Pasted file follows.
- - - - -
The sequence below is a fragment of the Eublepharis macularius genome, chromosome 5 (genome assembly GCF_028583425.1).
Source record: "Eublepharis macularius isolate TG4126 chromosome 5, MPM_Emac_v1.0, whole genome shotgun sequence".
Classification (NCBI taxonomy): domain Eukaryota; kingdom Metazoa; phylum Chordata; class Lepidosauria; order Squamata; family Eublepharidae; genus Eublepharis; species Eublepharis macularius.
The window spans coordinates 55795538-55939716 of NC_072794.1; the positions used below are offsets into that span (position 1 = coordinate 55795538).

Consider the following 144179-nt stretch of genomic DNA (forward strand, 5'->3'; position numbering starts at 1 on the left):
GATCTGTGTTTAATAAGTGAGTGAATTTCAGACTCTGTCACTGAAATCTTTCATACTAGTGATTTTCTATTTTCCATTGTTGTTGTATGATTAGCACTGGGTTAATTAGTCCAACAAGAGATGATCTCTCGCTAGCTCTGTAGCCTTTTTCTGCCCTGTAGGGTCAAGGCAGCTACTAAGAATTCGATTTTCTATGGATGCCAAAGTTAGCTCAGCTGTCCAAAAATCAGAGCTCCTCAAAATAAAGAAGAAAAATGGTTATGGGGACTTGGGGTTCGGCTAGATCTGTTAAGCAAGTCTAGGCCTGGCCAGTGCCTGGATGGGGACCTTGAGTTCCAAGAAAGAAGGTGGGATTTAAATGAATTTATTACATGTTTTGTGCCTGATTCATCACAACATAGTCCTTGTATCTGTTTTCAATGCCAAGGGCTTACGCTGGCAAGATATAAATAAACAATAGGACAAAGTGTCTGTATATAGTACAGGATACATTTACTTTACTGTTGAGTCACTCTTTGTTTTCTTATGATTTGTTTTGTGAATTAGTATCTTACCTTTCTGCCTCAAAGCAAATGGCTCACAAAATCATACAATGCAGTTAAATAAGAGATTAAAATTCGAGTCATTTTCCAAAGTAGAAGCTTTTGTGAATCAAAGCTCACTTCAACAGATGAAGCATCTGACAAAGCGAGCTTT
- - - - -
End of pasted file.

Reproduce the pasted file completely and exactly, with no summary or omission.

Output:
The sequence below is a fragment of the Eublepharis macularius genome, chromosome 5 (genome assembly GCF_028583425.1).
Source record: "Eublepharis macularius isolate TG4126 chromosome 5, MPM_Emac_v1.0, whole genome shotgun sequence".
Classification (NCBI taxonomy): domain Eukaryota; kingdom Metazoa; phylum Chordata; class Lepidosauria; order Squamata; family Eublepharidae; genus Eublepharis; species Eublepharis macularius.
The window spans coordinates 55795538-55939716 of NC_072794.1; the positions used below are offsets into that span (position 1 = coordinate 55795538).

Consider the following 144179-nt stretch of genomic DNA (forward strand, 5'->3'; position numbering starts at 1 on the left):
GATCTGTGTTTAATAAGTGAGTGAATTTCAGACTCTGTCACTGAAATCTTTCATACTAGTGATTTTCTATTTTCCATTGTTGTTGTATGATTAGCACTGGGTTAATTAGTCCAACAAGAGATGATCTCTCGCTAGCTCTGTAGCCTTTTTCTGCCCTGTAGGGTCAAGGCAGCTACTAAGAATTCGATTTTCTATGGATGCCAAAGTTAGCTCAGCTGTCCAAAAATCAGAGCTCCTCAAAATAAAGAAGAAAAATGGTTATGGGGACTTGGGGTTCGGCTAGATCTGTTAAGCAAGTCTAGGCCTGGCCAGTGCCTGGATGGGGACCTTGAGTTCCAAGAAAGAAGGTGGGATTTAAATGAATTTATTACATGTTTTGTGCCTGATTCATCACAACATAGTCCTTGTATCTGTTTTCAATGCCAAGGGCTTACGCTGGCAAGATATAAATAAACAATAGGACAAAGTGTCTGTATATAGTACAGGATACATTTACTTTACTGTTGAGTCACTCTTTGTTTTCTTATGATTTGTTTTGTGAATTAGTATCTTACCTTTCTGCCTCAAAGCAAATGGCTCACAAAATCATACAATGCAGTTAAATAAGAGATTAAAATTCGAGTCATTTTCCAAAGTAGAAGCTTTTGTGAATCAAAGCTCACTTCAACAGATGAAGCATCTGACAAAGCGAGCTTT